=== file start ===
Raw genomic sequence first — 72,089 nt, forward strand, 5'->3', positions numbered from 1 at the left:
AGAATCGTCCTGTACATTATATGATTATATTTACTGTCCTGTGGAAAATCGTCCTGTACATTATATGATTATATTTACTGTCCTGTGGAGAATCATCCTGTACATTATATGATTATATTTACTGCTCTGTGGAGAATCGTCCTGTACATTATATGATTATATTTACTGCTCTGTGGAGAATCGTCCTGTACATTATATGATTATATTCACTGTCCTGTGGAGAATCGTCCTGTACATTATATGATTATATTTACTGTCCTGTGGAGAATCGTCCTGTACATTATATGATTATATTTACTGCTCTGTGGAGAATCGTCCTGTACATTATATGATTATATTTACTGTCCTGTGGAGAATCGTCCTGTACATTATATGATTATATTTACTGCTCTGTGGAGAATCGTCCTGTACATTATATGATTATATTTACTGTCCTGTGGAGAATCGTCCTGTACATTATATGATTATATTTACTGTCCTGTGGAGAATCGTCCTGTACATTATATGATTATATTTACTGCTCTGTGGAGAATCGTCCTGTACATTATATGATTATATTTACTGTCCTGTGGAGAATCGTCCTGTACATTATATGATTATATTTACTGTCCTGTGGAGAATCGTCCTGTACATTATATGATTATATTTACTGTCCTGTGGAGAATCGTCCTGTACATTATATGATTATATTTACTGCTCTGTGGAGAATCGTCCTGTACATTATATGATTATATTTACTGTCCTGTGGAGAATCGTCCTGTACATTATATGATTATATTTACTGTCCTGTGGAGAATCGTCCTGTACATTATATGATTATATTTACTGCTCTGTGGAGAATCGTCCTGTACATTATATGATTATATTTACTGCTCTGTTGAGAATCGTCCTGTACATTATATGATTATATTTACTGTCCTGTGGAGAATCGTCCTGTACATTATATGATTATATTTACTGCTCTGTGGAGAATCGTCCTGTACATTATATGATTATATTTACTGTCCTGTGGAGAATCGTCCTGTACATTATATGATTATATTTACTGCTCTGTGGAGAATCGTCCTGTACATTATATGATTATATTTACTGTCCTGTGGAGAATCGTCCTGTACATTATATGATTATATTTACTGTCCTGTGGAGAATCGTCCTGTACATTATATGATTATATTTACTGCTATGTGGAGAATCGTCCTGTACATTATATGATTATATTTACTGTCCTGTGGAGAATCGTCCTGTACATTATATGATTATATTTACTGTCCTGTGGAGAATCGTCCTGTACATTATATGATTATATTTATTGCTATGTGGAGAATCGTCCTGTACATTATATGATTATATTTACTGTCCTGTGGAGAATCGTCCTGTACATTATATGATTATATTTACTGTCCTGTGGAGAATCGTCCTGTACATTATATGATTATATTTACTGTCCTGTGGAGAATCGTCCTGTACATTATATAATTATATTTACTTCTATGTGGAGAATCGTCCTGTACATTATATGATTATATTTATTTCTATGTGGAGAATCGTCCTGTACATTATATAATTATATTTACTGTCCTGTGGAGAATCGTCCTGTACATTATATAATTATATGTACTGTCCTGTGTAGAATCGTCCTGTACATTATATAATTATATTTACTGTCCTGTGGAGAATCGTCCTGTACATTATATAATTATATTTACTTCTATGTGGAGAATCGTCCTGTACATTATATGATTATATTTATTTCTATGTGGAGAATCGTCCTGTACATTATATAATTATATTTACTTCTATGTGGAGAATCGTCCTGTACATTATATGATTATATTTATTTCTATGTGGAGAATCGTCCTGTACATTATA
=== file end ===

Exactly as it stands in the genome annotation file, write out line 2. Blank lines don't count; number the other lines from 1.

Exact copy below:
AGAATCGTCCTGTACATTATATGATTATATTTACTGTCCTGTGGAAAATCGTCCTGTACATTATATGATTATATTTACTGTCCTGTGGAGAATCATCCTGTACATTATATGATTATATTTACTGCTCTGTGGAGAATCGTCCTGTACATTATATGATTATATTTACTGCTCTGTGGAGAATCGTCCTGTACATTATATGATTATATTCACTGTCCTGTGGAGAATCGTCCTGTACATTATATGATTATATTTACTGTCCTGTGGAGAATCGTCCTGTACATTATATGATTATATTTACTGCTCTGTGGAGAATCGTCCTGTACATTATATGATTATATTTACTGTCCTGTGGAGAATCGTCCTGTACATTATATGATTATATTTACTGCTCTGTGGAGAATCGTCCTGTACATTATATGATTATATTTACTGTCCTGTGGAGAATCGTCCTGTACATTATATGATTATATTTACTGTCCTGTGGAGAATCGTCCTGTACATTATATGATTATATTTACTGCTCTGTGGAGAATCGTCCTGTACATTATATGATTATATTTACTGTCCTGTGGAGAATCGTCCTGTACATTATATGATTATATTTACTGTCCTGTGGAGAATCGTCCTGTACATTATATGATTATATTTACTGTCCTGTGGAGAATCGTCCTGTACATTATATGATTATATTTACTGCTCTGTGGAGAATCGTCCTGTACATTATATGATTATATTTACTGTCCTGTGGAGAATCGTCCTGTACATTATATGATTATATTTACTGTCCTGTGGAGAATCGTCCTGTACATTATATGATTATATTTACTGCTCTGTGGAGAATCGTCCTGTACATTATATGATTATATTTACTGCTCTGTTGAGAATCGTCCTGTACATTATATGATTATATTTACTGTCCTGTGGAGAATCGTCCTGTACATTATATGATTATATTTACTGCTCTGTGGAGAATCGTCCTGTACATTATATGATTATATTTACTGTCCTGTGGAGAATCGTCCTGTACATTATATGATTATATTTACTGCTCTGTGGAGAATCGTCCTGTACATTATATGATTATATTTACTGTCCTGTGGAGAATCGTCCTGTACATTATATGATTATATTTACTGTCCTGTGGAGAATCGTCCTGTACATTATATGATTATATTTACTGCTATGTGGAGAATCGTCCTGTACATTATATGATTATATTTACTGTCCTGTGGAGAATCGTCCTGTACATTATATGATTATATTTACTGTCCTGTGGAGAATCGTCCTGTACATTATATGATTATATTTATTGCTATGTGGAGAATCGTCCTGTACATTATATGATTATATTTACTGTCCTGTGGAGAATCGTCCTGTACATTATATGATTATATTTACTGTCCTGTGGAGAATCGTCCTGTACATTATATGATTATATTTACTGTCCTGTGGAGAATCGTCCTGTACATTATATAATTATATTTACTTCTATGTGGAGAATCGTCCTGTACATTATATGATTATATTTATTTCTATGTGGAGAATCGTCCTGTACATTATATAATTATATTTACTGTCCTGTGGAGAATCGTCCTGTACATTATATAATTATATGTACTGTCCTGTGTAGAATCGTCCTGTACATTATATAATTATATTTACTGTCCTGTGGAGAATCGTCCTGTACATTATATAATTATATTTACTTCTATGTGGAGAATCGTCCTGTACATTATATGATTATATTTATTTCTATGTGGAGAATCGTCCTGTACATTATATAATTATATTTACTTCTATGTGGAGAATCGTCCTGTACATTATATGATTATATTTATTTCTATGTGGAGAATCGTCCTGTACATTATA